At this writing I wonder if I am really going to wear the jacket.  I know I am, I just do not know when.  When I wear it, it will sing out about the relationship between my grandmother and me.  It will show that I was chosen to receive this gift by someone who valued my request. I will wear the jacket with one of her tie-dyed undershirts and complimented by lips wearing the half used lipstick she left behind. I will once again feel glorious and regal. I will melt into my grandmother.

My Uncle Max Levin

My Uncle Max Arnold Levin was born on February 12, 1927 and died July 24, 2012 in Millbrae California at age 85. Max was born to my Grandmother Dora and My Grandfather Joseph Levin in San Francisco. He was known as one of the twins.  He was a true sports fan and was loyal to the S.F. Giants, 49ers and a Warrior fan for his entire life.

I knew little about his life and his growing up years. I was not even born for some of it and then, he lived in San Francisco and I lived in Los Angeles.  I would visit my family in San Francisco and got to know Uncle Max.  It wasn’t until I was grown did I really understand my Uncle Max’s talents. He was quiet until he spoke and when he spoke everyone within range heard his booming statements. He thought for a long time before he made a statement.  Everyone did not agree with him all of the time, but all of the time he was right. I realized that those that did not agree did not understand his well thought out truths.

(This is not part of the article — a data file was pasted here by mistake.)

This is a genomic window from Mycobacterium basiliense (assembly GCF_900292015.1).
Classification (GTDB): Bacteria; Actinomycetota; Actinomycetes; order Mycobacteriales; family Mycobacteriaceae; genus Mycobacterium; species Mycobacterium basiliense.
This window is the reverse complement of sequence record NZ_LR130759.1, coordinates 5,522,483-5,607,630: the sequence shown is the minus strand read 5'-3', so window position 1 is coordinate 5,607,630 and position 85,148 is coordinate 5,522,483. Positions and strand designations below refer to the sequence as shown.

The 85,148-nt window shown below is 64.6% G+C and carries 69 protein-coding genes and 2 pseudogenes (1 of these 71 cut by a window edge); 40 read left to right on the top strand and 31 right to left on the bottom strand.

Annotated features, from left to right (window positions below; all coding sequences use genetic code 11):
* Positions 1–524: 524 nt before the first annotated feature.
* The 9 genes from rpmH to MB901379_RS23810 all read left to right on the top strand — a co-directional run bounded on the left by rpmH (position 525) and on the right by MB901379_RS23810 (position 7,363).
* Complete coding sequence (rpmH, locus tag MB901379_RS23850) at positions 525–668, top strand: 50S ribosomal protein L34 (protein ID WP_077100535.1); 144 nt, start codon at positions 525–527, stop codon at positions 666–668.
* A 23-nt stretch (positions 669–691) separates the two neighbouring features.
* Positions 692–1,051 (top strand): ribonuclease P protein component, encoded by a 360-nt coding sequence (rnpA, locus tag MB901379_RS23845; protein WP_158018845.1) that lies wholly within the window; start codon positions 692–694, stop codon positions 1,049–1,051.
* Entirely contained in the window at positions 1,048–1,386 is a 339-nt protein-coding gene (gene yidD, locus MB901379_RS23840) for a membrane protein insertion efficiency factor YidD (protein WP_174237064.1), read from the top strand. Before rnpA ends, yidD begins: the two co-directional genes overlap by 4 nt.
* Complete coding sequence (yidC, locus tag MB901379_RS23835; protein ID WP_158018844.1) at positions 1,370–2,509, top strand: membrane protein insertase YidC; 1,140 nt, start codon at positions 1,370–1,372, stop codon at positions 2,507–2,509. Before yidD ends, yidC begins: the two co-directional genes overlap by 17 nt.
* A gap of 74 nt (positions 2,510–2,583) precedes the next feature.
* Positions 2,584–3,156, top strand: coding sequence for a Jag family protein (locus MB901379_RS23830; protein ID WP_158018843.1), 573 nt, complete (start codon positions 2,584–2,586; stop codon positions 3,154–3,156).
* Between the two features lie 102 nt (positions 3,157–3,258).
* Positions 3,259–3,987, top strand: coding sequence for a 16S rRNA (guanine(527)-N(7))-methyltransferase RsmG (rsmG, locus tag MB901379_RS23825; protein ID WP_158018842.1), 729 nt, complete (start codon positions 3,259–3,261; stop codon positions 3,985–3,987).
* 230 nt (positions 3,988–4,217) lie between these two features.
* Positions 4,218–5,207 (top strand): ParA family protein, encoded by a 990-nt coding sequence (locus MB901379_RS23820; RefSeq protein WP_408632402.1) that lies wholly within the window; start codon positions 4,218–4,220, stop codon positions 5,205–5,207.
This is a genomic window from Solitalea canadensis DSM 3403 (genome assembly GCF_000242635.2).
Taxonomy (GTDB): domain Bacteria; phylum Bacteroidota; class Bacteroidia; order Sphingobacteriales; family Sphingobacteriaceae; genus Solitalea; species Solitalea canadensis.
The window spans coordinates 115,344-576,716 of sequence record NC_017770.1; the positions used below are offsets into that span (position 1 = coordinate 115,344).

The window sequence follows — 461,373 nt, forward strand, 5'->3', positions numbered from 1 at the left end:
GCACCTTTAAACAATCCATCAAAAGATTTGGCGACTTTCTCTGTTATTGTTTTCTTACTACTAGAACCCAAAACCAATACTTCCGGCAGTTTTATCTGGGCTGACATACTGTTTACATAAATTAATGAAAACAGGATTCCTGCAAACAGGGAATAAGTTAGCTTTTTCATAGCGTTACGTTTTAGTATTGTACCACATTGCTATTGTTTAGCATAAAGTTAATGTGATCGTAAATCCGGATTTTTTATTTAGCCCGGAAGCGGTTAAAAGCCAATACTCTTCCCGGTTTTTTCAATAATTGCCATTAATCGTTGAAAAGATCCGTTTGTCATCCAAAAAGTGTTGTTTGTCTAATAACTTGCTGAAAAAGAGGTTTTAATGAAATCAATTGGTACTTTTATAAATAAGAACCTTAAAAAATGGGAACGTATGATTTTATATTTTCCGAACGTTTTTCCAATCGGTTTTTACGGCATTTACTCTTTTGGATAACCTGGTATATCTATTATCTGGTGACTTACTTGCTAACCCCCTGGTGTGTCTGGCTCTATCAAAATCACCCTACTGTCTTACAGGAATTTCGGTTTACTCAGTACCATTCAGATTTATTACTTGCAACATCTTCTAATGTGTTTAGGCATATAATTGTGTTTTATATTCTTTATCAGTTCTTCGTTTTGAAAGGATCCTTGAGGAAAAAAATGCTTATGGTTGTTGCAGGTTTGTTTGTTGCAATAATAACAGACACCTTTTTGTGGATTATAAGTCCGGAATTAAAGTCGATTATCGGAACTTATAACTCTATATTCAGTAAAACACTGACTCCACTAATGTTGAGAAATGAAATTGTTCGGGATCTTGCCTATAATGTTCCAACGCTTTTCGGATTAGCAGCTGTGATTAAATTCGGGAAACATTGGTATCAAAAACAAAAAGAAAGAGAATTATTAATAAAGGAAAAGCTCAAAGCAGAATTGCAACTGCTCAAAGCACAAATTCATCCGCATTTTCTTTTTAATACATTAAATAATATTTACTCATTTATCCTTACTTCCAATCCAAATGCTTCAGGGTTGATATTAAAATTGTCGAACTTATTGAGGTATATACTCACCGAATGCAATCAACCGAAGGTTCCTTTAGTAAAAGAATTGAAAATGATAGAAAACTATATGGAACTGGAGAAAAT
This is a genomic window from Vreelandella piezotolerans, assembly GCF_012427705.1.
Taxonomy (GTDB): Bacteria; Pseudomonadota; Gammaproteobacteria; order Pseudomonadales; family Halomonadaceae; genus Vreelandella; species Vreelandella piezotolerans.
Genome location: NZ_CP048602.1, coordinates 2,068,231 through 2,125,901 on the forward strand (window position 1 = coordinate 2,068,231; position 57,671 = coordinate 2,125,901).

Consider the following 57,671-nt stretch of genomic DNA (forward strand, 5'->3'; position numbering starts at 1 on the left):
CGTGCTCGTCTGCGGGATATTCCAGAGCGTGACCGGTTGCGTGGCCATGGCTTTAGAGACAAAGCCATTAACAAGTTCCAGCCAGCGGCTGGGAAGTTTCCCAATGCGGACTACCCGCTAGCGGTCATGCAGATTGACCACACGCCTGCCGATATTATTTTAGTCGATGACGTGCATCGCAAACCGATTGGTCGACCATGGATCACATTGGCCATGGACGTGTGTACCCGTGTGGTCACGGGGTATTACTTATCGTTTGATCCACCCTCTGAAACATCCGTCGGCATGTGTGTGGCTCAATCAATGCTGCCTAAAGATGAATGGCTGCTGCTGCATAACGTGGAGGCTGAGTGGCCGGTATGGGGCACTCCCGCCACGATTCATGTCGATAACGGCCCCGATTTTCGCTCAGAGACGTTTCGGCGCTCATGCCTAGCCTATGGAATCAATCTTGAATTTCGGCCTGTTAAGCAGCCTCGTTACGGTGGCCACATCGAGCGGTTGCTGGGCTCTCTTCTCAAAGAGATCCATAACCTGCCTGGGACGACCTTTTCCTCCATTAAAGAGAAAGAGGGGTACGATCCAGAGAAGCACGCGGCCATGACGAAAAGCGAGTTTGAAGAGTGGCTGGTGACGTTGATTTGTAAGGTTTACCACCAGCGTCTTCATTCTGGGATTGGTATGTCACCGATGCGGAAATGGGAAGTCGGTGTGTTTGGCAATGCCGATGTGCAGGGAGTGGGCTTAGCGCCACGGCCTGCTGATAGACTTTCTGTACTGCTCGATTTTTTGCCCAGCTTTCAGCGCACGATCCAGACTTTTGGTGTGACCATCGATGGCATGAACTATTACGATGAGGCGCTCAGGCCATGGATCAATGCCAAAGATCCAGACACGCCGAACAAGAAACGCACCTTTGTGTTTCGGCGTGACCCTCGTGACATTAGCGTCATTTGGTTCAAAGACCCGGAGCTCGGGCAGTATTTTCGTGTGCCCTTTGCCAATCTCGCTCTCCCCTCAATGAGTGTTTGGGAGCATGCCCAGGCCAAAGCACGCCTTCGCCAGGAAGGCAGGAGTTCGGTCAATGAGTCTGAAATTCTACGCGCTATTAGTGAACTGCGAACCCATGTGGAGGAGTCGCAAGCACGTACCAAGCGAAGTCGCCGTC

My Uncle Max had many bosses in his life that told him what to do and he did it.  When he got to be his own boss, he was happy and satisfied that he did a wonderful job.  Now that he was the boss, he made decisions he had made all of his life, but this time he made them and carried them out to fruition in his own time and in his own way, the right way.

Later in his life, a painter put a paintbrush into my Uncle Max’s hands. He dipped and stroked the paper with great and true abandonment.  His works of art dripped and strode across the page.

He created masterpieces with remnants of his life story. They were the simple truths of his reality. They told of his struggles and his gradual coming through to the light. They are few, but they are brilliant statements he alone could have made. They stand unaided in all of their beauty. The artist born in my Uncle Max marked him and enlightened the world.

When Uncle Max told you some thing, it was something he had been thinking about for a long time.  If he asked you something he wanted to know the truth. If he was quiet, he was thinking. He was always thinking and then sharing. Uncle Max was a caring man, but he didn’t care if you believed him or understood him, but if he liked you, he wanted you to like him.